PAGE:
Lil Ms. Happy
August 22, 2009 10:12 PM   Subscribe

I am in search of a literary character... Here are the stats: Female, happy, feisty, very feminine, straight forward, unmarried in her 30's- and no shame in that position, no bitterness, genuinely happy for everyone else around her, socially not the norm but does not see that she is out of the norm, naively happy... does not have to be a classical character but must be a strong character. Thanks!
posted by MayNicholas to Human Relations (27 answers total) 13 users marked this as a favorite
You should check out the character of America Shaftoe in Neal Stephenson's Cryptonomicon
posted by tylerfulltilt at 10:16 PM on August 22, 2009 [3 favorites]

Harriet Vane (by Dorothy Sayers, Peter Wimsey series) comes to mind but she ends up married in later books.
posted by francesca too at 11:32 PM on August 22, 2009

Precious Ramotswe.
posted by iviken at 12:34 AM on August 23, 2009

Mma Precious Ramotswe (although she marries Rra Matekoni later on).
posted by sively at 12:39 AM on August 23, 2009

Harriet Vane is one of my favourite female characters, but I wouldn't call her especially happy or lacking bitterness.
posted by tavegyl at 1:35 AM on August 23, 2009

You should check out the character of America Shaftoe in Neal Stephenson's Cryptonomicon

She's a pretty minor character. However NS characters who might fit the bill better would include Eliza in The Baroque Cycle and Nell in the Diamond age (other then the ages). I don't think these are really what the poster is interested in, though.
posted by delmoi at 1:35 AM on August 23, 2009

I'll interpret the phrase 'literary character' broadly and recommend to you Jane Austen - not her novels but herself. Jane Austen was precisely the person you're describing: a sparkling, frankly brilliant young woman who happily remained unmarried. In fact, she did receive a marriage proposal from a big boring guy she'd known since she was young who happened to be well-placed in society, and, knowing it was the proper and convenient thing to do, she accepted; but the next day she changed her mind and declined hastily. And when she was 38, she advised a younger friend that she shouldn't waste her time getting married if she didn't really want to:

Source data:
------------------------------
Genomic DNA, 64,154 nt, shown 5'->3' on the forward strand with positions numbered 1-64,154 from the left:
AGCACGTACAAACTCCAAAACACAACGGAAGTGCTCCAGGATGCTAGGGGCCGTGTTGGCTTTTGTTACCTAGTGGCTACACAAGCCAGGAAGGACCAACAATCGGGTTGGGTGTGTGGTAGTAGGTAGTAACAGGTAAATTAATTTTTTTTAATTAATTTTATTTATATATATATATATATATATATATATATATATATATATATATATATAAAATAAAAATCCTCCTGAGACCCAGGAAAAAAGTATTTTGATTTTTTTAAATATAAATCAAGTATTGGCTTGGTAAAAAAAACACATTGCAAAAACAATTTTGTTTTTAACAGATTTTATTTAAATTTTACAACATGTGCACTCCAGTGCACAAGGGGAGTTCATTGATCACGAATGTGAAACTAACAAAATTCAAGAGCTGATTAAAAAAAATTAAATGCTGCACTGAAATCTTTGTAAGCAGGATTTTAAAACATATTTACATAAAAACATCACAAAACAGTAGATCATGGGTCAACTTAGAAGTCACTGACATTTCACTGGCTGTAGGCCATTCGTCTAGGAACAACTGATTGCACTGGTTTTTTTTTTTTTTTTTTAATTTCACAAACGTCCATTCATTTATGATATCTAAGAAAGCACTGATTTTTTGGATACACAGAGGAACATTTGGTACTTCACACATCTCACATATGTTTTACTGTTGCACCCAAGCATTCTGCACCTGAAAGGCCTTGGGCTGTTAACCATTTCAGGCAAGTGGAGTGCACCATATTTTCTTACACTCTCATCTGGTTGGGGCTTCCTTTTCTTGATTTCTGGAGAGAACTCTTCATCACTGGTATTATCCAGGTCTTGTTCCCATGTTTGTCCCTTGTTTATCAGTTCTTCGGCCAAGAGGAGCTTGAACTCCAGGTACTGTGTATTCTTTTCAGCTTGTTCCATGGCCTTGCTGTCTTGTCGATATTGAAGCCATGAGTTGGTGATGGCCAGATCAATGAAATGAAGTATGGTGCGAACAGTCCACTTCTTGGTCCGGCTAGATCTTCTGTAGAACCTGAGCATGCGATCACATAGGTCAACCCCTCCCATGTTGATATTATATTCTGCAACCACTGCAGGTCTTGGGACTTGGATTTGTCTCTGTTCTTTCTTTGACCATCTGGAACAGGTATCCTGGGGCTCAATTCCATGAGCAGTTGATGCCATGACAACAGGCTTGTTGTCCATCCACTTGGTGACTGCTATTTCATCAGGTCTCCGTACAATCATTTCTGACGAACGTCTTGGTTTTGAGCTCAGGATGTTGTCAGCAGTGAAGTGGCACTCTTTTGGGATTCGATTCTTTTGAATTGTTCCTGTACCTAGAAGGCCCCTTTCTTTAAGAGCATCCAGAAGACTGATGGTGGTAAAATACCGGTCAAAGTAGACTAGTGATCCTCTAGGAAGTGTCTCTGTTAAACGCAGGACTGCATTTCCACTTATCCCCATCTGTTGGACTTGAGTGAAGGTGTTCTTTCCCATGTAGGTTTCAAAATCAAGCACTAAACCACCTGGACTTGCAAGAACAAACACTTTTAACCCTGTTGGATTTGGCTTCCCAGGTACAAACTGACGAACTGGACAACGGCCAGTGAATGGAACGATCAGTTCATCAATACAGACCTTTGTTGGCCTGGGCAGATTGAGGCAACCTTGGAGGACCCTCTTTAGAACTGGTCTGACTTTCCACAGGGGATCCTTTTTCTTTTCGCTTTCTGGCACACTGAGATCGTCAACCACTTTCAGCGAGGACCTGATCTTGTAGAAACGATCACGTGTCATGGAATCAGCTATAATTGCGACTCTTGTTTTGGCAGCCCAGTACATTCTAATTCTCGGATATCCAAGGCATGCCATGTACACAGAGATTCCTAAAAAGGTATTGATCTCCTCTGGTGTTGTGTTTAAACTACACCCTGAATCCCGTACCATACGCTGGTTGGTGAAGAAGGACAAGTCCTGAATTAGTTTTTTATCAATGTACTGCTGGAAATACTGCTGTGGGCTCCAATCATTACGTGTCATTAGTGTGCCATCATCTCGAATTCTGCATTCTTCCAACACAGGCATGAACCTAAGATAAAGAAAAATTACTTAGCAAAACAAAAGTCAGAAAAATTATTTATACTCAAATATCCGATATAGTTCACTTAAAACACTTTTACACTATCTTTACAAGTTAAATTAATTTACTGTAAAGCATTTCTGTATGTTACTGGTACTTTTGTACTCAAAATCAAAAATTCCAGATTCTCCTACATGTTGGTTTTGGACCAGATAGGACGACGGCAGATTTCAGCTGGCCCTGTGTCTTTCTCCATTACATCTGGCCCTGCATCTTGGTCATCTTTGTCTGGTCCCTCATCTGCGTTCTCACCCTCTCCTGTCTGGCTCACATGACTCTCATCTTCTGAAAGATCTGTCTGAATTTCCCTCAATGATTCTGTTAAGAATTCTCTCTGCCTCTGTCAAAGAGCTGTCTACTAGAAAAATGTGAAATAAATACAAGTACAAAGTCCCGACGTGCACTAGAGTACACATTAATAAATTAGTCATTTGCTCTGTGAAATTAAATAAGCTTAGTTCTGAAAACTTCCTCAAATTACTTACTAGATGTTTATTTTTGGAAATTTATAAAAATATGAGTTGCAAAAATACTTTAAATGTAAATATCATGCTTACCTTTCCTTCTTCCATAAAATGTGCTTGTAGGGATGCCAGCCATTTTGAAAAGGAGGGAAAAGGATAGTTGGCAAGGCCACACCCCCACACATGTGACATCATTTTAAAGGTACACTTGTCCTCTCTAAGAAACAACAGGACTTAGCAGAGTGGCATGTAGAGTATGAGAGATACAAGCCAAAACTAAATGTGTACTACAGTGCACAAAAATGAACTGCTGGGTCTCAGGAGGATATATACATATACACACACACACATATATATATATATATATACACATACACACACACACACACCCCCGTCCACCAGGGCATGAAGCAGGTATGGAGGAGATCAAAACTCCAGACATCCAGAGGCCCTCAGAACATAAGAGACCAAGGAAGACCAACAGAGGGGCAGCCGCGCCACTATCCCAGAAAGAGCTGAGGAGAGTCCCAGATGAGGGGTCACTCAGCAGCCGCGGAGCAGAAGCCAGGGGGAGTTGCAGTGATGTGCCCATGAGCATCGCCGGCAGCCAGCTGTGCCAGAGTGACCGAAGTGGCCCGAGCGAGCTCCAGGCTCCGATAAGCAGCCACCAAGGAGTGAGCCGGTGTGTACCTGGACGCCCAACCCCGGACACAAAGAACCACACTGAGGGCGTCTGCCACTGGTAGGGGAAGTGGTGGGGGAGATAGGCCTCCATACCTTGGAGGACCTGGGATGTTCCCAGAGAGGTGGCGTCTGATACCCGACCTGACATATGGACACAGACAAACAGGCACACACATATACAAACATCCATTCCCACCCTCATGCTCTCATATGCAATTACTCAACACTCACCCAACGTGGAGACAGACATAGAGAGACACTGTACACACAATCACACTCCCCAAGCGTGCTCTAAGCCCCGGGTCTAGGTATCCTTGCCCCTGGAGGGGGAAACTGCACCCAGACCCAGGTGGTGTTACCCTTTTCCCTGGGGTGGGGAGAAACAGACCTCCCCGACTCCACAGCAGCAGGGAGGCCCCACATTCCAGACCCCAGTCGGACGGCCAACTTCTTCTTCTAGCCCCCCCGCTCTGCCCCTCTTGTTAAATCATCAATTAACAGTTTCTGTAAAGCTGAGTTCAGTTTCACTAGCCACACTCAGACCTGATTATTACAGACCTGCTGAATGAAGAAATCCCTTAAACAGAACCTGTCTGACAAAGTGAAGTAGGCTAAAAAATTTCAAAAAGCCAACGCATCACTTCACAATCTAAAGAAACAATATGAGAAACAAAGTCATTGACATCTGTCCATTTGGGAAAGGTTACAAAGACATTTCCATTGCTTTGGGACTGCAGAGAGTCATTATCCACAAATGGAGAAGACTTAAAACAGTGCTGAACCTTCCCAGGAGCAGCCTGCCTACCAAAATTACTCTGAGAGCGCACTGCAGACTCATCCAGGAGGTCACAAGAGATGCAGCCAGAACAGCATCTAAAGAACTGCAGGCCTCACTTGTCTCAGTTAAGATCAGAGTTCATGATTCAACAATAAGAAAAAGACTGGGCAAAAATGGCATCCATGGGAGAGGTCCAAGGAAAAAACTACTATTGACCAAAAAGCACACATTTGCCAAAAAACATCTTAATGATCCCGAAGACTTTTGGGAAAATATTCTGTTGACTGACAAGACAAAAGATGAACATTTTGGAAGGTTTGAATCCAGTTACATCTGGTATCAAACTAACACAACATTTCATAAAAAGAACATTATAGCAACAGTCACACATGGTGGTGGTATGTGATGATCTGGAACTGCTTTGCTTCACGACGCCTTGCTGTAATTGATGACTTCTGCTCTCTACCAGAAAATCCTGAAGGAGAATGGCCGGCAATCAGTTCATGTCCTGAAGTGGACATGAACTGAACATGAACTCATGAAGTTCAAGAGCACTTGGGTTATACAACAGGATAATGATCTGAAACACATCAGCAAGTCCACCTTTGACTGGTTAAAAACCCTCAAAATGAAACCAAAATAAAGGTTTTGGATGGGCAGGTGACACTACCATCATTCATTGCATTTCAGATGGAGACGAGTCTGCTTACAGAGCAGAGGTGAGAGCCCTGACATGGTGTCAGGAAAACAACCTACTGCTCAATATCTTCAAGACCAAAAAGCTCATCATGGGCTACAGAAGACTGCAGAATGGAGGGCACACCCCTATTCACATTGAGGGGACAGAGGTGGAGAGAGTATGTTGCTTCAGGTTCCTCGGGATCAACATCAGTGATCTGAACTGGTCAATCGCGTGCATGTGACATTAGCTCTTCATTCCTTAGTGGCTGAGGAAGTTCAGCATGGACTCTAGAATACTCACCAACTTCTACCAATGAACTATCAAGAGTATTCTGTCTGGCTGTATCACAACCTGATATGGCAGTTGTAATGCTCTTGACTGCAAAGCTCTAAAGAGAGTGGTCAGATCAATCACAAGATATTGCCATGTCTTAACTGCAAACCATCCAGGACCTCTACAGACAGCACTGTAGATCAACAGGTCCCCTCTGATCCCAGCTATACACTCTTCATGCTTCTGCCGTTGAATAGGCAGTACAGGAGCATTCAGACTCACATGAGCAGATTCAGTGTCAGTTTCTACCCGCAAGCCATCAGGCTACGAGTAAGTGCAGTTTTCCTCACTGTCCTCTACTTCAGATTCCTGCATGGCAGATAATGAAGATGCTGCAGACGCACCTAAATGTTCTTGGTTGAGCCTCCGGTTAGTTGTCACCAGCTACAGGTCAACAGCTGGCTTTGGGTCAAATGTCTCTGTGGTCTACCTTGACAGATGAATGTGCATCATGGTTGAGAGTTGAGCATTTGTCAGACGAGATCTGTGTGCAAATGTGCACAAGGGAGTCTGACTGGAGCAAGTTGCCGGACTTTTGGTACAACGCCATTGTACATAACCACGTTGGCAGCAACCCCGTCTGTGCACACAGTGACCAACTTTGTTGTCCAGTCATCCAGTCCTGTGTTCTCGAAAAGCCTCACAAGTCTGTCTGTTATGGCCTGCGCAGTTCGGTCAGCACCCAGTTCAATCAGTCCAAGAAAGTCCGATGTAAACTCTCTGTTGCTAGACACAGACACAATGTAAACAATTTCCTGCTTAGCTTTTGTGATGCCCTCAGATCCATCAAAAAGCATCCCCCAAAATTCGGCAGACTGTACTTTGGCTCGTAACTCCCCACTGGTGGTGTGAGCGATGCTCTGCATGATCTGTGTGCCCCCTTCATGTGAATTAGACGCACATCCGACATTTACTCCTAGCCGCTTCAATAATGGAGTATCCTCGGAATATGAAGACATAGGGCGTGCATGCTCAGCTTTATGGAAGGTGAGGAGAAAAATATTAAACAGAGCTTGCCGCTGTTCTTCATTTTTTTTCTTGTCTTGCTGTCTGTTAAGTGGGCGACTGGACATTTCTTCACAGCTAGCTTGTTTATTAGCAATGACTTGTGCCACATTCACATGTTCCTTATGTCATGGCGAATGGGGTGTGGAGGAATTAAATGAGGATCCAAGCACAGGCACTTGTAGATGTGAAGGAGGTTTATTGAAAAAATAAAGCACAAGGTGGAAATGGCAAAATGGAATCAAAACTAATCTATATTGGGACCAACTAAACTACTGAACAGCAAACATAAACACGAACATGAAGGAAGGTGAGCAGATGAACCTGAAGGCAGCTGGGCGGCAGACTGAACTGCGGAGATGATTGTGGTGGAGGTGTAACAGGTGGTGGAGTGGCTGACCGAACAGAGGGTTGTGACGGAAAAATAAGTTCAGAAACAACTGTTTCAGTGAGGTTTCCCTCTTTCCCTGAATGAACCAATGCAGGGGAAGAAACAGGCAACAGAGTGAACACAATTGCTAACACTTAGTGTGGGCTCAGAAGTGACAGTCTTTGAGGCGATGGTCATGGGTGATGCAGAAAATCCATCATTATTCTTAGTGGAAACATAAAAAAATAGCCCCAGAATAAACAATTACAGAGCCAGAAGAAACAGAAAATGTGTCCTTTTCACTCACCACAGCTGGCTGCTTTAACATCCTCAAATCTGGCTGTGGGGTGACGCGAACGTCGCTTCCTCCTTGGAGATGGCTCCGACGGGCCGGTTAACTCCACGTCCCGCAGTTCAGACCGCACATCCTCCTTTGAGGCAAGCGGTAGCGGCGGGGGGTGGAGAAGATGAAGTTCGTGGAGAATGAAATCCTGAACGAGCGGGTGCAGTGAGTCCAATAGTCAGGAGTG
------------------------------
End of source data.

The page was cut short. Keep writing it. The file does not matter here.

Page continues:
I was certainly a good deal surprised at first, as I had no suspicion of any change in your feelings, and I have no scruple in saying that you cannot be in love. My dear Fanny, I am ready to laugh at the idea, and yet it is no laughing matter to have had you so mistaken as to your own feelings... Poor dear Mr. A.! Oh, dear Fanny! your mistake has been one that thousands of women fall into. He was the first young man who attached himself to you. That was the charm, and most powerful it is... I shall turn round and entreat you not to commit yourself farther, and not to think of accepting him unless you really do like him. Anything is to be preferred or endured rather than marrying without affection; and if his deficiencies of manner, etc., etc., strike you more than all his good qualities, if you continue to think strongly of them, give him up at once. Things are now in such a state that you must resolve upon one or the other,—either to allow him to go on as he has done, or whenever you are together behave with a coldness which may convince him that he has been deceiving himself. I have no doubt of his suffering a good deal for a time,—a great deal when he feels that he must give you up; but it is no creed of mine, as you must be well aware, that such sort of disappointments kill anybody.
There's a very good biography of Jane by Carol Shields.
posted by koeselitz at 2:09 AM on August 23, 2009 [4 favorites]

I think the Ruby Murphy character in Maggie Estep's crime novel series applies. And they're pretty good reads.
posted by overhauser at 2:50 AM on August 23, 2009

I know you asked for a literary characters, but you might enjoy Mike Leigh's film Happy Go Lucky.
posted by hot soup girl at 6:01 AM on August 23, 2009 [2 favorites]

Several characters like this in Elizabeth Gaskell's Cranford, which is basically about a whole village full of happy, feisty spinsters.
posted by Bardolph at 6:09 AM on August 23, 2009

Thursday Next, although she's not naive (and is sometimes married).
posted by The corpse in the library at 7:03 AM on August 23, 2009

Wasn't Mma Ramotswe married to Note Mokoti? And then she marries Mr JLB Matekoni. Doesn't sound like what the OP is looking for.